Household finance over the life-cycle: What does education contribute?
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This paper studies household financial choices: why are these decisions dependent on the education
level of the household? A life-cycle model is constructed to understand a rich set of facts about
decisions of households with different levels of educational attainment regarding stock market
participation, the stock share in wealth, the stock adjustment rate and the wealth-income ratio.
Model parameters, including preferences, the cost of stock market participation and portfolio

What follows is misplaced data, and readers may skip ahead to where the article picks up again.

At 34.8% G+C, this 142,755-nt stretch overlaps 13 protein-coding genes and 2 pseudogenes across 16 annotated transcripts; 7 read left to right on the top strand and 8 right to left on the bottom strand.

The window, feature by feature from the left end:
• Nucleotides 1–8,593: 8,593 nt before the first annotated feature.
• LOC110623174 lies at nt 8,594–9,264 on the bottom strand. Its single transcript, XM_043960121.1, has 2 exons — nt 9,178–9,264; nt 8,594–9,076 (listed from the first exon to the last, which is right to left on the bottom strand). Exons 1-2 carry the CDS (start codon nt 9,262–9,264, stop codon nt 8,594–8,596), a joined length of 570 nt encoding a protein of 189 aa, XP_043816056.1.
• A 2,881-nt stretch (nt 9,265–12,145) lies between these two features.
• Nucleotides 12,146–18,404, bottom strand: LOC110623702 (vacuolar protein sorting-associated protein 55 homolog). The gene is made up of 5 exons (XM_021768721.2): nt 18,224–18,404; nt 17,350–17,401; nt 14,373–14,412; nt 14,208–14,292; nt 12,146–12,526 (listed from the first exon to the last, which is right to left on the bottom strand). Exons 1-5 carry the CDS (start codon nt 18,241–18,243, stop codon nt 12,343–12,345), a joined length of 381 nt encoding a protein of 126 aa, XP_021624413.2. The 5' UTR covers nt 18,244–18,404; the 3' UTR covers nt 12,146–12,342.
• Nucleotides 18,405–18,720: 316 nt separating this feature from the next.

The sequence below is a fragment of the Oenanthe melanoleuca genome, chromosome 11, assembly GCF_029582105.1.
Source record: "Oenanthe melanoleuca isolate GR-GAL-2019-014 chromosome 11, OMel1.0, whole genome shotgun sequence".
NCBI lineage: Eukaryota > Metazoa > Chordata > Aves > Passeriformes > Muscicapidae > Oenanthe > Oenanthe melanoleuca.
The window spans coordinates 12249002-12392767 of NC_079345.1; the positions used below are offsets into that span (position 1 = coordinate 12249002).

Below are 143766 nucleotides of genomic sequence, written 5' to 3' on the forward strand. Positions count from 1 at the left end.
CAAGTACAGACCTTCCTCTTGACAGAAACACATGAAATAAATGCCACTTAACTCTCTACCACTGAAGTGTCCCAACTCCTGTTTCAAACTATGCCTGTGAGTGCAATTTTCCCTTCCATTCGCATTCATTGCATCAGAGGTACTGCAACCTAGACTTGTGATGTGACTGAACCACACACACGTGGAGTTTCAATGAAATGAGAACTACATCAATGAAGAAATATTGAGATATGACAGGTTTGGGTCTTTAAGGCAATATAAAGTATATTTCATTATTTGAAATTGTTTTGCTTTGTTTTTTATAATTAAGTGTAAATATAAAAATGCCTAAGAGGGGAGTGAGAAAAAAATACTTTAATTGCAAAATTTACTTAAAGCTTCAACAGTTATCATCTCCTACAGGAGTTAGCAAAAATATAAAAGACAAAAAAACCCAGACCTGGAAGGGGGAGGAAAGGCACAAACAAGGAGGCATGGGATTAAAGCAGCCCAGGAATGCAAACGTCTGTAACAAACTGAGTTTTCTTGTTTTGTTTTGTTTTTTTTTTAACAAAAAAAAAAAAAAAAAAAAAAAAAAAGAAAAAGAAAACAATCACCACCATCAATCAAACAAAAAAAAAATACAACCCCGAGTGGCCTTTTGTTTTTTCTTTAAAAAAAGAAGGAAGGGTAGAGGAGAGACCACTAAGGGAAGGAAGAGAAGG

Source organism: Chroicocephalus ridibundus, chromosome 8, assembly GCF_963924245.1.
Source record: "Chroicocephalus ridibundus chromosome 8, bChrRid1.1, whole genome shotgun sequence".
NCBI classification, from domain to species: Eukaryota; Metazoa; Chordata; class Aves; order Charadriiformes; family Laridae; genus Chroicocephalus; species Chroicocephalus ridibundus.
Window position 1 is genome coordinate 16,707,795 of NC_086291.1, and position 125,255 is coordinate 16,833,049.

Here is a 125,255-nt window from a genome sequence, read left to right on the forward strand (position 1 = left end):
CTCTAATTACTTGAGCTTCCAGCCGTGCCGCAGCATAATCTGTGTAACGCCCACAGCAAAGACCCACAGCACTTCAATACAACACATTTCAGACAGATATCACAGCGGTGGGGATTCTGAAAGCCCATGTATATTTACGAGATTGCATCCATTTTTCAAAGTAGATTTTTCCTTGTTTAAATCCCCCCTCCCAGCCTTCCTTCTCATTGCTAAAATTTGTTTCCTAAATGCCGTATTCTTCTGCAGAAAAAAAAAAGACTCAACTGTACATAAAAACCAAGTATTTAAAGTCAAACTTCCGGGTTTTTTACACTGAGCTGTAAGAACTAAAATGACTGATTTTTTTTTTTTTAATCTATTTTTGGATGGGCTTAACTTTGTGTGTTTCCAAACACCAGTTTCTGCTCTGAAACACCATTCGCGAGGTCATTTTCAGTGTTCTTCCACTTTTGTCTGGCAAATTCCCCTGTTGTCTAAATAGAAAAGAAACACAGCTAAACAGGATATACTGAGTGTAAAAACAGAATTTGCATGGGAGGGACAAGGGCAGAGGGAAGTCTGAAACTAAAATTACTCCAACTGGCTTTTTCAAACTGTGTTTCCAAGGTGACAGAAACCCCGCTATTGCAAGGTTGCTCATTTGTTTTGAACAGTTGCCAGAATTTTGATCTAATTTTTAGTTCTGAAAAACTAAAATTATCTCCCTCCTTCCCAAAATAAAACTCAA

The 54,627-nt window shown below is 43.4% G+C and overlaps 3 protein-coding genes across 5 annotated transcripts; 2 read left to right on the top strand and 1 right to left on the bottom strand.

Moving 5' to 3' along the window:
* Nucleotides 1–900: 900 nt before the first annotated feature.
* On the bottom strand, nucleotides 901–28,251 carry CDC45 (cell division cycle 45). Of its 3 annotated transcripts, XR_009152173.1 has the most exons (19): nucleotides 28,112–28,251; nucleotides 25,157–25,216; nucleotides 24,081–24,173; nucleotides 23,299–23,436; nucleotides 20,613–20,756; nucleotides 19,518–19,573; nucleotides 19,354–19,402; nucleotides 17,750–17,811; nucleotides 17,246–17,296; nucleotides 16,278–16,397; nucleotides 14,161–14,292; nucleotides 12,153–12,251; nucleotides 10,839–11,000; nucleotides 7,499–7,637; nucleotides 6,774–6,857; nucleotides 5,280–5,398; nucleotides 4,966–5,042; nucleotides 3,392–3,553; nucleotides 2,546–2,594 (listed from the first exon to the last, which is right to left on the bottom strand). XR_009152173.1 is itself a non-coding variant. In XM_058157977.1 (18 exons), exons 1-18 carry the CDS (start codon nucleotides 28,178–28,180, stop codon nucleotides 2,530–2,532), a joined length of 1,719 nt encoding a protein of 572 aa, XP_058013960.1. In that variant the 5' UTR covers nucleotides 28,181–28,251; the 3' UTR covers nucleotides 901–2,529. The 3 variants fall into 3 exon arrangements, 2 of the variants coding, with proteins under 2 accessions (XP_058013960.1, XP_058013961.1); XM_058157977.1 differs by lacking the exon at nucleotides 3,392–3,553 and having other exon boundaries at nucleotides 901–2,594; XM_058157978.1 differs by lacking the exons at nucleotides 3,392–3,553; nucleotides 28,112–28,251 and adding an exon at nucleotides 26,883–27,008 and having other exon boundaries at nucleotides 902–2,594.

adjustment costs, are estimated to match the financial decisions of different education groups. Based
on the estimated model, education affects household finance mainly through increased average income.
The estimation also finds evidence that higher educational attainment is associated with a lower stock
market entry cost and a larger discount factor. Education specific differences in income risks,
medical expenses, mortality risks and the life-cycle pattern of income explain relatively little of
the observed differences in household financial choices.
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